Every academic discipline has a few, the contrarian naysayers who steadfastly believe their idea is true, even it flies in the face of natural laws and mountains of evidence to the contrary. Physicists have to contend with inventors of perpetual motion machines, astronomers and geographers have to put up with the growing legion of flat-earthers, and palaeontologists are now faced with this. Ladies and gentlemen, allow me to introduce Brian J. Ford and his amazing aquatic dinosaurs.
If I asked you to propose solutions to some of the world’s problems and future challenges, things such as overpopulation, food production, hunger, soil erosion, resource depletion, energy production etc., what ideas would you put forth? Most likely, your proposals would build on the intellectual legacy of two men you have never heard of. Allow American journalist and writer Charles C. Mann to introduce you to ecologist William Vogt, father of the environmental movement, and Nobel-Peace-Prize-winning plant breeder Norman Borlaug, instigator of the agricultural Green Revolution.
When I reviewed Planet of Microbes: The Perils and Potential of Earth’s Essential Life Forms, I remarked that microbes are everywhere. If you are willing to stretch the definition of life a bit further still, there is one entity that is even more numerous and omnipresent: the humble virus. We tend to think of viruses almost exclusively in the context of disease (see for example The Invisible Enemy: A Natural History of Viruses). But, as virologist and pharmaceutical researcher Michael Cordingley shows here, they are so much more than mere pathogens and have a huge influence on evolutionary processes in all organisms. This book paints a remarkable portrait of these unusual life forms.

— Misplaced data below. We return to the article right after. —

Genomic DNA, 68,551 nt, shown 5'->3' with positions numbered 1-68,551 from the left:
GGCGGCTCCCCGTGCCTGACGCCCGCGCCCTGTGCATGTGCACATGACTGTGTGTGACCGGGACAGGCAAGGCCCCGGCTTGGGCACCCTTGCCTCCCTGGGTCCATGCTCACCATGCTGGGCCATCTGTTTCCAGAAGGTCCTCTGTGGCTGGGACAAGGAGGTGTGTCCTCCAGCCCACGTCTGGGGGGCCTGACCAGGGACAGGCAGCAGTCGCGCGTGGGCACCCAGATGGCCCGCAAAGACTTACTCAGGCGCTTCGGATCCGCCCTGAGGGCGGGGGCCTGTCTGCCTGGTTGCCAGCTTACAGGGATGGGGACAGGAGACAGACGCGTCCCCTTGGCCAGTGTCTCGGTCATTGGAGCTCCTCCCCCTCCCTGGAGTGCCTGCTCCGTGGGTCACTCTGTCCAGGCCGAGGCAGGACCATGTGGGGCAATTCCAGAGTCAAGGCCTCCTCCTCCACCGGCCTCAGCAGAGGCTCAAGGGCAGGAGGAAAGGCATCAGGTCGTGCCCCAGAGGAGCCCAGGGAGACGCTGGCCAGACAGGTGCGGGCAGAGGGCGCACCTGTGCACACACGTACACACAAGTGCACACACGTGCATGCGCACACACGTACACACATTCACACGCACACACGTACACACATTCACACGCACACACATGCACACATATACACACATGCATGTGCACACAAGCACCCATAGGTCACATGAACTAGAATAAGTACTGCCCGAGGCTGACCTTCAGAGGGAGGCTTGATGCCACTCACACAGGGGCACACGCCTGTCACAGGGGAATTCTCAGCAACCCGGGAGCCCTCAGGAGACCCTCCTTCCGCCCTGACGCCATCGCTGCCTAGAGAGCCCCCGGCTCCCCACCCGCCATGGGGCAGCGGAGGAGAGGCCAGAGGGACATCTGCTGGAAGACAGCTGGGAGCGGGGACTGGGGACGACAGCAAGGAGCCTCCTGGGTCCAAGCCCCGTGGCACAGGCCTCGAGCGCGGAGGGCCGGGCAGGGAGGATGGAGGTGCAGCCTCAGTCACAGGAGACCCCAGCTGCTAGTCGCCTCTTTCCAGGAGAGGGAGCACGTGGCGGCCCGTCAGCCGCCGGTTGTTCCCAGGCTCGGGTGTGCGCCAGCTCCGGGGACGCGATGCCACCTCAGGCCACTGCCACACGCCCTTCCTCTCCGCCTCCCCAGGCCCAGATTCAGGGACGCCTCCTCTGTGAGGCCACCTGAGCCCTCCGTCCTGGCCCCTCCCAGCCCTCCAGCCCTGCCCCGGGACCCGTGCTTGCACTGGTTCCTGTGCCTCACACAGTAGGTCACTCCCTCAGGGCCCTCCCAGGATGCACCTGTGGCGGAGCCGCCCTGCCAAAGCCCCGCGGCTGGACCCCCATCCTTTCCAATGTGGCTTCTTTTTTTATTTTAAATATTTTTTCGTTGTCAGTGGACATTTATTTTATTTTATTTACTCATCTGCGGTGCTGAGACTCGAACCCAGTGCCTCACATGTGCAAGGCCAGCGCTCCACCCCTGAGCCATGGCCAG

Antibiotics have been saving human lives since the drug Salvarsan was discovered in 1932. Penicillin went into mass-production in 1942. This is not a long time when you think about it, but a world without the protection offered by them already seems unimaginable. Not only have they offered protection from diseases such as tuberculosis, and stopped infections following injury or childbirth, they have also allowed us to develop surgical techniques requiring immune system suppression such as organ transplants. However, careless use of antibiotics has accelerated evolution of drug-resistant bacteria such that we are about to lose their protection.